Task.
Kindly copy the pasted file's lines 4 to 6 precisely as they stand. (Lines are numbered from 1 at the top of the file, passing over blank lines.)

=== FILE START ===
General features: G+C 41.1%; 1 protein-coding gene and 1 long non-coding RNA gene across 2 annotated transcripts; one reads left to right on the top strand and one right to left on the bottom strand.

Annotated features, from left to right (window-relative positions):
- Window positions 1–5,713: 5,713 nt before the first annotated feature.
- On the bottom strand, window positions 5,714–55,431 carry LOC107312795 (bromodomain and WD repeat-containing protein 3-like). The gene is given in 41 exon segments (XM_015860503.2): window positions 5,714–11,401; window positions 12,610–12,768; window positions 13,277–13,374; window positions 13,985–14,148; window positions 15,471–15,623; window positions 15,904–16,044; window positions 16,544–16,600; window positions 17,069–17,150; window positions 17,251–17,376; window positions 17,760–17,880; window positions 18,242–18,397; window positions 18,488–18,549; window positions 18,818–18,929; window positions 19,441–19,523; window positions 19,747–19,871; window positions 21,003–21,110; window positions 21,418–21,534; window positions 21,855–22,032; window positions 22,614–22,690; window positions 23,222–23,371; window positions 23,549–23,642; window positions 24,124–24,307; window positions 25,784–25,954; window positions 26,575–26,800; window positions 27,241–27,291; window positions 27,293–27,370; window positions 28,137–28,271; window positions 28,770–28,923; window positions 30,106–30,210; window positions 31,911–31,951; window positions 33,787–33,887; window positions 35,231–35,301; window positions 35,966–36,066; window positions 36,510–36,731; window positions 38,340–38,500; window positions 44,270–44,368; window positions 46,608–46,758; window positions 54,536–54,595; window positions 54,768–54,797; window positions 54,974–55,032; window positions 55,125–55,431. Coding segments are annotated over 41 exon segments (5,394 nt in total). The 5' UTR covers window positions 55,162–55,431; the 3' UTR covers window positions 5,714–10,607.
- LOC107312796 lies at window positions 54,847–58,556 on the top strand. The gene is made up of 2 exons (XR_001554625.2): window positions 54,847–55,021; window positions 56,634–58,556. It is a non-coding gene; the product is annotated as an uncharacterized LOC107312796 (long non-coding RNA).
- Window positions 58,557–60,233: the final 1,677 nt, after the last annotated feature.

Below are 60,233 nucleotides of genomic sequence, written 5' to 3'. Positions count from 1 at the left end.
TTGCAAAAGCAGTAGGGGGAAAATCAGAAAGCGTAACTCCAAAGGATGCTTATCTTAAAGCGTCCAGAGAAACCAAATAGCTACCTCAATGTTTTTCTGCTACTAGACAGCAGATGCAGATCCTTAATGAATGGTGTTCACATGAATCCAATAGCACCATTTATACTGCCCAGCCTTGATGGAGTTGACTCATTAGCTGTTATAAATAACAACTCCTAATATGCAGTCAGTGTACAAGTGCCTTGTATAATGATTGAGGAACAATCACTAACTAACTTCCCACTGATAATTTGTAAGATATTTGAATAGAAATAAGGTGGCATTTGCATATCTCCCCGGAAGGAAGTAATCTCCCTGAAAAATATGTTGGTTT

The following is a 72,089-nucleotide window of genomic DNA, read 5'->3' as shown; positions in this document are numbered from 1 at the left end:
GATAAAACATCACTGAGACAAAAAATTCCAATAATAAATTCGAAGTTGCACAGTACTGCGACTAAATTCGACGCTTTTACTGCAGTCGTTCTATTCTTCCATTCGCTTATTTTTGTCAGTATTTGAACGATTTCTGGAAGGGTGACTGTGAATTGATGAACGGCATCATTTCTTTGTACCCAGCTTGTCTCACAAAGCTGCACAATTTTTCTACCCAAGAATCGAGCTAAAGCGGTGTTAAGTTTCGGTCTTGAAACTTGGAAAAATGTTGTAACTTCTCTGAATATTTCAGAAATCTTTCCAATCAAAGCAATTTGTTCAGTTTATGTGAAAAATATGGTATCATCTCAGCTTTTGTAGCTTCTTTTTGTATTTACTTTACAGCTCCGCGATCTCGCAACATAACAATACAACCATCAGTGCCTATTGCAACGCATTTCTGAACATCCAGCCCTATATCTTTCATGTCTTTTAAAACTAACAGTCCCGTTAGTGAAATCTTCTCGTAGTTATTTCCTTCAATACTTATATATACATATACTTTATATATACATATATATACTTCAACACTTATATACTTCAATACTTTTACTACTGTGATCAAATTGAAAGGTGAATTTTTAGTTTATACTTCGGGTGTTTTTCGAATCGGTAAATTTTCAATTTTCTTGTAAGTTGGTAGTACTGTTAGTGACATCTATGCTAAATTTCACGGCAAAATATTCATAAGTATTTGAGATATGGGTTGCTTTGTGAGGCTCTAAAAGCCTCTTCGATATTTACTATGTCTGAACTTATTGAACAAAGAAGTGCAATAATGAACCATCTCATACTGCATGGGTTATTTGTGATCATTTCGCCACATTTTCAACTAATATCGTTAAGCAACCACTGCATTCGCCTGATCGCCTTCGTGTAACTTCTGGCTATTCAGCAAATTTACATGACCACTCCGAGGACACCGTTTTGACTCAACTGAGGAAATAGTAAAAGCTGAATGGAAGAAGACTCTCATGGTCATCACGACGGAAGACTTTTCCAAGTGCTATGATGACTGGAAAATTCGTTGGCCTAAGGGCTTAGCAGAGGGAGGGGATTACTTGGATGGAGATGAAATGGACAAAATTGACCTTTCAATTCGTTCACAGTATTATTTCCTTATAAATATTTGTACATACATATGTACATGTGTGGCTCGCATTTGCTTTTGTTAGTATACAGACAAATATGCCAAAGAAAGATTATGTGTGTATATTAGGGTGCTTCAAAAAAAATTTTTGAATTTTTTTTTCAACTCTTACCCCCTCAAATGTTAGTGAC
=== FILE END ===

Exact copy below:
- On the bottom strand, window positions 5,714–55,431 carry LOC107312795 (bromodomain and WD repeat-containing protein 3-like). The gene is given in 41 exon segments (XM_015860503.2): window positions 5,714–11,401; window positions 12,610–12,768; window positions 13,277–13,374; window positions 13,985–14,148; window positions 15,471–15,623; window positions 15,904–16,044; window positions 16,544–16,600; window positions 17,069–17,150; window positions 17,251–17,376; window positions 17,760–17,880; window positions 18,242–18,397; window positions 18,488–18,549; window positions 18,818–18,929; window positions 19,441–19,523; window positions 19,747–19,871; window positions 21,003–21,110; window positions 21,418–21,534; window positions 21,855–22,032; window positions 22,614–22,690; window positions 23,222–23,371; window positions 23,549–23,642; window positions 24,124–24,307; window positions 25,784–25,954; window positions 26,575–26,800; window positions 27,241–27,291; window positions 27,293–27,370; window positions 28,137–28,271; window positions 28,770–28,923; window positions 30,106–30,210; window positions 31,911–31,951; window positions 33,787–33,887; window positions 35,231–35,301; window positions 35,966–36,066; window positions 36,510–36,731; window positions 38,340–38,500; window positions 44,270–44,368; window positions 46,608–46,758; window positions 54,536–54,595; window positions 54,768–54,797; window positions 54,974–55,032; window positions 55,125–55,431. Coding segments are annotated over 41 exon segments (5,394 nt in total). The 5' UTR covers window positions 55,162–55,431; the 3' UTR covers window positions 5,714–10,607.
- LOC107312796 lies at window positions 54,847–58,556 on the top strand. The gene is made up of 2 exons (XR_001554625.2): window positions 54,847–55,021; window positions 56,634–58,556. It is a non-coding gene; the product is annotated as an uncharacterized LOC107312796 (long non-coding RNA).
- Window positions 58,557–60,233: the final 1,677 nt, after the last annotated feature.